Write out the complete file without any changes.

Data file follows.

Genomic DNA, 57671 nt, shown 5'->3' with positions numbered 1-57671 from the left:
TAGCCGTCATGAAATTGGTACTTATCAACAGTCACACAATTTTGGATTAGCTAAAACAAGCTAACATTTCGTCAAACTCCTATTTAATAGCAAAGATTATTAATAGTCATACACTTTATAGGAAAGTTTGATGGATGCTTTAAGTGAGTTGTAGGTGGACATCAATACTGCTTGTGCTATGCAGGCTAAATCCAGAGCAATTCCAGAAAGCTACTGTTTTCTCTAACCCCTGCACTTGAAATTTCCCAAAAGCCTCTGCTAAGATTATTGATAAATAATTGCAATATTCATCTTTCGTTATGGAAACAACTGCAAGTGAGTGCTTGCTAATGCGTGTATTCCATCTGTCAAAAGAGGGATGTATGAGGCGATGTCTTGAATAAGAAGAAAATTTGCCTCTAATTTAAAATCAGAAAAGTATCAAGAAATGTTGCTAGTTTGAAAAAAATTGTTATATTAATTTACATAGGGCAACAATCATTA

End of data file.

Genomic DNA, 57671 nt, shown 5'->3' with positions numbered 1-57671 from the left:
TAGCCGTCATGAAATTGGTACTTATCAACAGTCACACAATTTTGGATTAGCTAAAACAAGCTAACATTTCGTCAAACTCCTATTTAATAGCAAAGATTATTAATAGTCATACACTTTATAGGAAAGTTTGATGGATGCTTTAAGTGAGTTGTAGGTGGACATCAATACTGCTTGTGCTATGCAGGCTAAATCCAGAGCAATTCCAGAAAGCTACTGTTTTCTCTAACCCCTGCACTTGAAATTTCCCAAAAGCCTCTGCTAAGATTATTGATAAATAATTGCAATATTCATCTTTCGTTATGGAAACAACTGCAAGTGAGTGCTTGCTAATGCGTGTATTCCATCTGTCAAAAGAGGGATGTATGAGGCGATGTCTTGAATAAGAAGAAAATTTGCCTCTAATTTAAAATCAGAAAAGTATCAAGAAATGTTGCTAGTTTGAAAAAAATTGTTATATTAATTTACATAGGGCAACAATCATTA